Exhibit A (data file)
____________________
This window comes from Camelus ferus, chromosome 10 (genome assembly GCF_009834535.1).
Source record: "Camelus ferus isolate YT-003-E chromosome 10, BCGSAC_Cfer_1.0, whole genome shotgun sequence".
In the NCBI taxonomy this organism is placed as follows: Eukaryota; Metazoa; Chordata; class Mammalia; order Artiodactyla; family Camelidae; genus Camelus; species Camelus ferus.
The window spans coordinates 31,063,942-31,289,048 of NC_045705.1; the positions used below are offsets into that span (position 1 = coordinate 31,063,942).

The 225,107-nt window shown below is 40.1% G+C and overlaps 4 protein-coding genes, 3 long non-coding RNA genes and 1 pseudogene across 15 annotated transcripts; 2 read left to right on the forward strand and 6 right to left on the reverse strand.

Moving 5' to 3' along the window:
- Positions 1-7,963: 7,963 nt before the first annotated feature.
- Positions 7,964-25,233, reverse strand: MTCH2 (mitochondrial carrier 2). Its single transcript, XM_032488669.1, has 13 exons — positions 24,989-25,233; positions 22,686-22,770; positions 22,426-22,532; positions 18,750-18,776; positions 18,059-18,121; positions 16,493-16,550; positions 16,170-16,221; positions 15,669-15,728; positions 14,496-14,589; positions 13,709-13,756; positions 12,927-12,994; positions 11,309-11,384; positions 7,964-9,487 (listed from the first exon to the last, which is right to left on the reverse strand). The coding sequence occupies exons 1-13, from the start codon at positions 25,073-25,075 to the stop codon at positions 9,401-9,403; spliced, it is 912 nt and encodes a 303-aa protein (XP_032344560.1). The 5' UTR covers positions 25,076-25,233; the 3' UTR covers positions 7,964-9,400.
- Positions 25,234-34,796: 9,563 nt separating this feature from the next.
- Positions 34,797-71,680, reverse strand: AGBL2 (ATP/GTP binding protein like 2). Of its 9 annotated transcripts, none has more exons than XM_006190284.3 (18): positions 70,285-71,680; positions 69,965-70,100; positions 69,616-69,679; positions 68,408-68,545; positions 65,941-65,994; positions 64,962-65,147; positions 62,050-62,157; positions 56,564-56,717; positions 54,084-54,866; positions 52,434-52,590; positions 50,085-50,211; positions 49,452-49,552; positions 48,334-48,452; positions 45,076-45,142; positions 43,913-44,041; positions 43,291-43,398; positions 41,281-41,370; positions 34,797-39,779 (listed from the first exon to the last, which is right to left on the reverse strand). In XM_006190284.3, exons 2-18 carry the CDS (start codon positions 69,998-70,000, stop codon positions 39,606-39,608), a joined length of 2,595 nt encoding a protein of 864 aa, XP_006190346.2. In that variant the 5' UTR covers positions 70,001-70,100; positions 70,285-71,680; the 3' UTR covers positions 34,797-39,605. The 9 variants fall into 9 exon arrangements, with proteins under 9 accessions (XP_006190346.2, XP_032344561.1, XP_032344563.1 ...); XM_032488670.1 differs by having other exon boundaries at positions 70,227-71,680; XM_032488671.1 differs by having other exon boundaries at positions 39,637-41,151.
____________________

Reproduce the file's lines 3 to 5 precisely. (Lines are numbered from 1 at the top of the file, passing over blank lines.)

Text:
In the NCBI taxonomy this organism is placed as follows: Eukaryota; Metazoa; Chordata; class Mammalia; order Artiodactyla; family Camelidae; genus Camelus; species Camelus ferus.
The window spans coordinates 31,063,942-31,289,048 of NC_045705.1; the positions used below are offsets into that span (position 1 = coordinate 31,063,942).

The 225,107-nt window shown below is 40.1% G+C and overlaps 4 protein-coding genes, 3 long non-coding RNA genes and 1 pseudogene across 15 annotated transcripts; 2 read left to right on the forward strand and 6 right to left on the reverse strand.